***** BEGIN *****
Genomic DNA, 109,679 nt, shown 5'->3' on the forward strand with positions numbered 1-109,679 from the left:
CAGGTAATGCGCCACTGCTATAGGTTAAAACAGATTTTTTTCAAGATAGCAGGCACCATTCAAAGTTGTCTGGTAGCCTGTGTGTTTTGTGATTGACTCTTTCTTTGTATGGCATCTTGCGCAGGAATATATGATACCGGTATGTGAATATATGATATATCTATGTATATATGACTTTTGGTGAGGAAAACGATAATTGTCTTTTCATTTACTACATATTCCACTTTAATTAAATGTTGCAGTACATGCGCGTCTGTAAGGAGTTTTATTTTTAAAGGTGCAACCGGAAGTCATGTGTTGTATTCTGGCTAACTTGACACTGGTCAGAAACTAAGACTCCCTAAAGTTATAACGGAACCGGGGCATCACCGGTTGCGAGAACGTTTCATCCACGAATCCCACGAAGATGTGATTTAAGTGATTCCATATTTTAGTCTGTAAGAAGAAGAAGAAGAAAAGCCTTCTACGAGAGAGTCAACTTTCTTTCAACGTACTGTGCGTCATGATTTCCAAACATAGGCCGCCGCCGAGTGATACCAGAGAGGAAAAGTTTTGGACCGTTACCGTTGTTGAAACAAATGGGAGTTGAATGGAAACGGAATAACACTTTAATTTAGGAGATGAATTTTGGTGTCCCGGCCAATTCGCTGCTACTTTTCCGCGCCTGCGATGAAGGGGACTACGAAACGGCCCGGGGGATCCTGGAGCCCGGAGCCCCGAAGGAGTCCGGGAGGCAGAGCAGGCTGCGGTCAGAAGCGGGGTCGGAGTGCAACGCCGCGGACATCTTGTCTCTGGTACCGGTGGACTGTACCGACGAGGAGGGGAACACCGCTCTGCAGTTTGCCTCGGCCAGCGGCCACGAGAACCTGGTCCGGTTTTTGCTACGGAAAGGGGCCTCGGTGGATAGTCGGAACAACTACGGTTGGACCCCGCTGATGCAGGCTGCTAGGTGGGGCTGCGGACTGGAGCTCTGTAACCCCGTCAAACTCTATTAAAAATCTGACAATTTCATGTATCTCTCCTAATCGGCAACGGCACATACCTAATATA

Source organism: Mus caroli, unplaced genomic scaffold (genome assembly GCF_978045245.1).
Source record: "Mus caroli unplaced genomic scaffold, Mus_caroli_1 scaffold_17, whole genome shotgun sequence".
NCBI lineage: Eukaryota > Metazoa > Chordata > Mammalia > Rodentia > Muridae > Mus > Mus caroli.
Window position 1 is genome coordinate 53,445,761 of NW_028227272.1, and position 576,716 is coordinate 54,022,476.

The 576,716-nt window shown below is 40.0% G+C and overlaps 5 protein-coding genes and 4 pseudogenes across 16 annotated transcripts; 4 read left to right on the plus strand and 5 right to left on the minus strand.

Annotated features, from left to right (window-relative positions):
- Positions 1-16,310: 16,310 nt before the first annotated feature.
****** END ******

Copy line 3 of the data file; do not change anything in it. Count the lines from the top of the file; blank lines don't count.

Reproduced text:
Source organism: Mus caroli, unplaced genomic scaffold (genome assembly GCF_978045245.1).